- Can only learn the material once. If you didn’t absorb what the speaker was saying the first time, there’s no way to review it.
- Have to sit through material you already know. If a lecturer spends 15 minutes talking about things you already know, your brain tends to “turn off.” If your brain turns off, it’s much more difficult to take in material that you don’t know.
- Don’t know what you need to study. Most lecturers just blast through the material in a monotone way. They don’t explain what the most important points to pay attention to are.
Studying from video allows you to:
- Engage your whole brain, which increases retention. Only studying from a text book only activates the linguistic part of your brain. Watching videos stimulates both visual and auditory neural pathways.
- Study at your own pace. Instead of going at the lecturer’s pace, you go at the pace that makes sense for you.
- Re-watch segments that you didn’t catch the first time. You can easily rewind and rewatch any segment as many times as you want. It’s like having your own private tutor to explain anything you don’t understand, as many times as you need until it sticks.
- It’s easy to skip things you know, so you can only focus on the things you need to work on.
Students with access to CPC materials in video form almost always do better than students just studying from textbooks or from lecture notes.
Advanced Note Taking Strategies To Use While Studying For Your CPC Certification Exam
Not having the right markers in your manuals is like trying to navigate your home town using a global atlas. It’s impossible to zoom in on the real information you need. Ideally, your manuals should be marked so you can quickly find any information you need, even in the high pressure environment of the CPC exam.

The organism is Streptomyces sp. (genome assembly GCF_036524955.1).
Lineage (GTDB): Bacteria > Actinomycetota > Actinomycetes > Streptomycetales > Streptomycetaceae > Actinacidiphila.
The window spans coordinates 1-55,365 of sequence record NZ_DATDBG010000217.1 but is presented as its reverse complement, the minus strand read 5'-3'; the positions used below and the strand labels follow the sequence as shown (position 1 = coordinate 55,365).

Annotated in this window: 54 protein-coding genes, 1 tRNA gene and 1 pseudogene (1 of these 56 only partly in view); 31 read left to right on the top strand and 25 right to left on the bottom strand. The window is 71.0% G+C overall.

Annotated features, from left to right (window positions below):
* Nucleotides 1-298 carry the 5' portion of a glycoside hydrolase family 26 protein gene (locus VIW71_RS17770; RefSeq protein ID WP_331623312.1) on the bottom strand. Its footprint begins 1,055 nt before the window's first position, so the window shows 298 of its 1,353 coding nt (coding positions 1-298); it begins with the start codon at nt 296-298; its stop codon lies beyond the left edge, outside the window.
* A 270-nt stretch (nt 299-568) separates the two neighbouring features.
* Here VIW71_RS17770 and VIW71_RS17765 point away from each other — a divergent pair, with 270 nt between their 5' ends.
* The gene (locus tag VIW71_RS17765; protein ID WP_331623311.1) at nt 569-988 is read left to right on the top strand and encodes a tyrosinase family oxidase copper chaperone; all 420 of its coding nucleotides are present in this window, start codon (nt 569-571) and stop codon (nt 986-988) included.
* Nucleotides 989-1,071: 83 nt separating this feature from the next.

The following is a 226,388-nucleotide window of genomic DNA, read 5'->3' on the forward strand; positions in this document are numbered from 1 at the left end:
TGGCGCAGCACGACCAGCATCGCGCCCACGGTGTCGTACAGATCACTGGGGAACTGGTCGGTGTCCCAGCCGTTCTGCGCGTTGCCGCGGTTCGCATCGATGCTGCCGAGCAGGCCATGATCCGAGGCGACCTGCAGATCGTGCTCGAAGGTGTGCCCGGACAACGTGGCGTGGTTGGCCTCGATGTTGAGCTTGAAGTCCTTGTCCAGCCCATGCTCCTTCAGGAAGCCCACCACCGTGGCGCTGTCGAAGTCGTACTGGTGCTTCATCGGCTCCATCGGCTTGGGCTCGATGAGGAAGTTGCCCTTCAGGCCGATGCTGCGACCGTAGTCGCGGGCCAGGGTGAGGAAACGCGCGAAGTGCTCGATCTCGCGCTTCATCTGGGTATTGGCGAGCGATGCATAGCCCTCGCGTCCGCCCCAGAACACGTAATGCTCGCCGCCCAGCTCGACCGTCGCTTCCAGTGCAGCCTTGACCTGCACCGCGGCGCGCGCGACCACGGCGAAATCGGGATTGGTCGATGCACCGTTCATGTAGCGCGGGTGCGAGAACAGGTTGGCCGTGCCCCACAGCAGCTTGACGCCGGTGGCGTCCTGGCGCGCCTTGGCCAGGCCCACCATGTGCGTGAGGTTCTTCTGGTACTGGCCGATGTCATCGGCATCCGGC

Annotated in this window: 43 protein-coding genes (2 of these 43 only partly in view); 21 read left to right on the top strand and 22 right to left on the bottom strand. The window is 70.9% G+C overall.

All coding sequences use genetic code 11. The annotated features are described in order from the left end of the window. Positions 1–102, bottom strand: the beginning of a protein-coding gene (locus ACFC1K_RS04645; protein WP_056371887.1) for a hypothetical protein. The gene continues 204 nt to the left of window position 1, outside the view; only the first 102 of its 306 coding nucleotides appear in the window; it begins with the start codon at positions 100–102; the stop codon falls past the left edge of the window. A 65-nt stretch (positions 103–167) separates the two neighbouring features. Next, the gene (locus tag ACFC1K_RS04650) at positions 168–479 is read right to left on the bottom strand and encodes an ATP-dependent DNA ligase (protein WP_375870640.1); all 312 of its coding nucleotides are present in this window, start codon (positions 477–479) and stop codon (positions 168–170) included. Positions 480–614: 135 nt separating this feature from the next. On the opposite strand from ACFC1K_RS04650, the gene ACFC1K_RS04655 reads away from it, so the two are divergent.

Perhaps the best system for doing this is the “Bubble and Highlight” technique. This technique increases retention by changing your reading from “passive reading” to “active reading.” More of your brain is engaged when you’re deliberately taking notes. In addition to improving memory, you also have an easy to navigate manual that you can refer to during the exam itself.
These are some of the many reasons I recommend Lauren Jandroep, a CPC test specialist who specializes in helping future medical coders pass their exams on the first try. She’s been teaching for over 10 years and has helped medical coders get certified for both the American Academy of Professional Coders (AAPC) and the American Health Information Management Association (AHIMA).
Her entire system is video based. You get over nine hours of study material. She covers every topic you need to know about, from medical terminology to modifiers to the anesthesiology, radiology and other specific exam sections.
Her system includes monthly Q&A calls, as well as an in depth explanation of the “Bubble and Highlight” note taking technique. For students who’re committed to passing the medical coding and billing exam, there is no better resource.